You know that the rule of law has essentially vanished when the Attorney General himself feels compelled to state: “America’s legal system, we must face the reality that, as it stands, our system is in too many respects broken.” That is precisely what Eric Holder stated earlier this week, while seemingly taking no responsibility for that fact despite being the top lawyer in the nation. Guess he was too busy protecting his banker masters from prosecution to notice.
In any event, the broken criminal justice system really took center stage earlier this year when the federal prosector Carmen Ortiz drove child prodigy Aaron Swartz to his death by piling on overzealous charges in an attempt to advance her career. Instead she drove a gentle genius to an untimely death. Kudos Ortiz.
When we as a species use language to communicate and engage with one another, we have a certain understanding that certain words mean certain things. That is the entire purpose of language, effective communication between human beings that can be easily understood. As a result, we should be able to assume that when government bureaucrats utilize words that are commonplace within society, that these words represent specific commonly understood meanings. That would be a huge mistake.
Jameel Jaffer and Brett Max Kaufman of the ACLU have compiled an excellent list of some commonplace words used by the NSA to mislead us into thinking they aren’t doing the bad things that they are actually doing. Words such as “surveillance,” “collect,” and “relevant.”
James Clapper, the director of national intelligence, has been harshly criticized for having misled Congress earlier this year about the scope of the National Security Agency’s surveillance activities. The criticism is entirely justified. An equally insidious threat to the integrity of our national debate, however, comes not from officials’ outright lies but from the language they use to tell the truth. When it comes to discussing government surveillance, U.S. intelligence officials have been using a vocabulary of misdirection—a language that allows them to say one thing while meaning quite another. Continue reading »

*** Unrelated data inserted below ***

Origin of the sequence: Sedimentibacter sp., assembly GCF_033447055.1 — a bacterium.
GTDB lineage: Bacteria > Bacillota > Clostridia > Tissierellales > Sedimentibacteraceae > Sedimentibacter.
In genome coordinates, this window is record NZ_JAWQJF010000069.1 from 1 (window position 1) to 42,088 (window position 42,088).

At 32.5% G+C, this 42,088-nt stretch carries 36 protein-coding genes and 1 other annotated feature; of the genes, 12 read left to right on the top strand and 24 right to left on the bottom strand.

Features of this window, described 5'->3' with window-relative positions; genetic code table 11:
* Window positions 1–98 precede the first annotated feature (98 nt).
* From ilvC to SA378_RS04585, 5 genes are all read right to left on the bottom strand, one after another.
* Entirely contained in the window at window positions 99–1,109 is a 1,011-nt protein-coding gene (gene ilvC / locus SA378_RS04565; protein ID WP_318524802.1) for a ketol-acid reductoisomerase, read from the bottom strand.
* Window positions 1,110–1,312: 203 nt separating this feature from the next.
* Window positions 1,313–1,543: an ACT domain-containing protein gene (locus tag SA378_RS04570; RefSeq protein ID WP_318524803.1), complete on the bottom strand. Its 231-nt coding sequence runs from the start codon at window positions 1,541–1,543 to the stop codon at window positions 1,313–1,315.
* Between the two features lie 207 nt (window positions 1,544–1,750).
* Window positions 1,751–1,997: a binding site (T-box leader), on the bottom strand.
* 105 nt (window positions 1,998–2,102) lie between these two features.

This week’sinformal congressional hearing on the National Security Agency’s surveillance program has been canceled, according to The Guardian’s Glenn Greenwald, who was expected to testify via satellite.
Democratic congressman Alan Grayson and a bipartisan group of congressman were expected to hear from Greenwald and other critics of the NSA’s surveillance practices on Wednesday, according to a Guardian report from last week. The meeting was not meant to be a formal committee hearing, but would take place on the Hill before a dozen members of Congress from both parties.
But Greenwald now tells POLITICO that the hearing has been canceled due to Obama’s decision to meet with House Democrats.
“Obama developed a sudden and newfound interest in House Democrats and scheduled a meeting with them for that same time,” he wrote in an email, adding that the committee was trying to re-schedule the meeting to take place before congress goes on recess.
Representatives from both the American Civil Liberties Union and the conservative Cato Institute were expected to testify, Grayson told The Guardian.
Attorneys for the Electronic Frontier Foundation have sued the Obama administration and are demanding the White House stop the dragnet surveillance programs operated by the National Security Agency.
Both the White House and Congress have weighed in on the case of Edward Snowden and the revelations he’s made by leaking National Security Agency documents. Now the courts are having their turn to opine, and with opportunities aplenty.
Day by day, new lawsuits waged against the United States government are being filed in federal court, and with the same regularity President Barack Obama and the preceding administration are being charged with vast constitutional violations alleged to have occurred through the NSA spy programs exposed by Mr. Snowden.